Dominating colours are red, black and silver, and even the air vents have a stylish design, girt by silver edging, and it's these slighter features that combine to make the interior a lot more pleasing to the eye. Even the buttons have a higher quality feel than the previous model, lending the car a mature personality that wasn't as obvious in its predecessor.
Swift's interior control centres feature red backlighting, which adds a touch of maturity to proceedings, as do features such as the Bluetooth telephony and audio streaming functionality, which are easy to figure out and don't take too long to setup.
Some of the fancy extras for the GLX not found on lesser models include 16-inch alloy wheels, rear disc brakes (other models get drums), fog lights, and a tilt/reach adjustable steering wheel column (tilt-only elsewhere).
Like all other models in the Swift range, seven airbags are fitted as standard, as is stability control and anti-lock brakes with brake-force distribution, so it's no surprise the car has been awarded a five-star safety rating by ANCAP. Lap-sash seat belts cover all five seats, as do head restraints designed to reduce whiplash-related injuries.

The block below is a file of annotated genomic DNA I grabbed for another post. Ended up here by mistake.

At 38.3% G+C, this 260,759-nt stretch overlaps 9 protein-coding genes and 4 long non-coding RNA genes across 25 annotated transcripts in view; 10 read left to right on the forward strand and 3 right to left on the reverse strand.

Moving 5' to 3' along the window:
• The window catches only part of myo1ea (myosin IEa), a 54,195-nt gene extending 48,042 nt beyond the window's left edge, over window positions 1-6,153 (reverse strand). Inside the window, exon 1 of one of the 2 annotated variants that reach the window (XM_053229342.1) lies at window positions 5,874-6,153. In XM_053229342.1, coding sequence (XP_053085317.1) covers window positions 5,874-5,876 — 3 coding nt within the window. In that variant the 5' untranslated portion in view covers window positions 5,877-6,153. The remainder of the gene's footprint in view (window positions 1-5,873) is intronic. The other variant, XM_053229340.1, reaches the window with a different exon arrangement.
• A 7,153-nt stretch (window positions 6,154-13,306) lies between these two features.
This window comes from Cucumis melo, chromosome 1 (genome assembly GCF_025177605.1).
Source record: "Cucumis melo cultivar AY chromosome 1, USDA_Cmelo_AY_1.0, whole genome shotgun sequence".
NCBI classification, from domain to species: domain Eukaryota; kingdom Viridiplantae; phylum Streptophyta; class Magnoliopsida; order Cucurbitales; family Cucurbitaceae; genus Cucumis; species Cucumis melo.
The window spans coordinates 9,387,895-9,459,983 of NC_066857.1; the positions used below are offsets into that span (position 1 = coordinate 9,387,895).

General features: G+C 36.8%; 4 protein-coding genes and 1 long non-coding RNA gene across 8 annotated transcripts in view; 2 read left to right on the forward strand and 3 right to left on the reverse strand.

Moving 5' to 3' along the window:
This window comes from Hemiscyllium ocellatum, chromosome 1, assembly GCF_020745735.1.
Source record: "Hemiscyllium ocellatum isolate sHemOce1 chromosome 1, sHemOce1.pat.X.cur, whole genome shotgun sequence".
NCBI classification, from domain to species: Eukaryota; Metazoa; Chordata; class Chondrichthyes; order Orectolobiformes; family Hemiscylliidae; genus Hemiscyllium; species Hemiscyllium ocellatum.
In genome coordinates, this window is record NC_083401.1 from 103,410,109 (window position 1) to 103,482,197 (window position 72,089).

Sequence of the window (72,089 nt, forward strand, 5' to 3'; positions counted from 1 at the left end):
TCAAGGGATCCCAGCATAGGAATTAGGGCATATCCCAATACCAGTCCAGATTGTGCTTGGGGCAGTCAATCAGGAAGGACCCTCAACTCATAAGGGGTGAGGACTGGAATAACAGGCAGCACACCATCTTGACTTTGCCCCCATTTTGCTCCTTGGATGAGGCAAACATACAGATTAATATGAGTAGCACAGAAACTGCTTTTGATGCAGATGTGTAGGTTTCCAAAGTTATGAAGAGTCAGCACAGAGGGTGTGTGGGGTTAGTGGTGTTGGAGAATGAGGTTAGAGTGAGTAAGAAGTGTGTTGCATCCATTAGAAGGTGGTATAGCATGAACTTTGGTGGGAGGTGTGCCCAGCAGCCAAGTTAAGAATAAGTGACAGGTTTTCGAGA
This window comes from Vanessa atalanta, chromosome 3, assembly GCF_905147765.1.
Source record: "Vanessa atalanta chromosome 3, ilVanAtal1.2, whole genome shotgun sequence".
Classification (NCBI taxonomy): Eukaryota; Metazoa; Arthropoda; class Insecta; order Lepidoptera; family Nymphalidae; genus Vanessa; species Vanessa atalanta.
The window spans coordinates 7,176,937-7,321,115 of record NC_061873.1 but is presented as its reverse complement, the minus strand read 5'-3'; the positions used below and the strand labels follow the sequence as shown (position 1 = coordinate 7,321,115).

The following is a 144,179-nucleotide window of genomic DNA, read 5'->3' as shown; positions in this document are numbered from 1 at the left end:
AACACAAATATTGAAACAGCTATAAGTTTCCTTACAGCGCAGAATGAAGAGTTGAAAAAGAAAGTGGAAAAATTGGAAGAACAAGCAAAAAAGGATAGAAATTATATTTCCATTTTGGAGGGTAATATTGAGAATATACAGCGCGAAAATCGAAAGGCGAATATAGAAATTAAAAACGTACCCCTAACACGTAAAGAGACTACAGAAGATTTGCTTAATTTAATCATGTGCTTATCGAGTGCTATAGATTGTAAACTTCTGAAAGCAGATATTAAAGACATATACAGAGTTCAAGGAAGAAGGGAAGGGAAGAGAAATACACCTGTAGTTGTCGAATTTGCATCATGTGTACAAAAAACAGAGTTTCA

The improved ambiance in the cabin makes the car much nicer to drive in everyday conditions. It feels more sophisticated, both generally, and in a tactile sense. The plastic quality has been improved since the last incarnation and it seems as though fit and finish has been tidied up too, with flush-fitting panels and tighter shut lines throughout.
It's easy to get in and out of, and effortless to operate thanks to a four-speed automatic. The only thing I really lamented during the test was the lack of cruise control on stretches of freeway (mainly to avoid revenue raising cameras), but there are only a handful of cars in this class that are offered with it.
Being a five-door hatch, Swift isn't too bad for rear seat passengers, though taller people will find leg room lacking. The boot is also very small, just 200 litres, which is fine for the weekly shopping but struggles to swallow a few bales of hay and couple of bags of potting mix. Still, the rear seats can be folded flat, opening up 900 litres of space.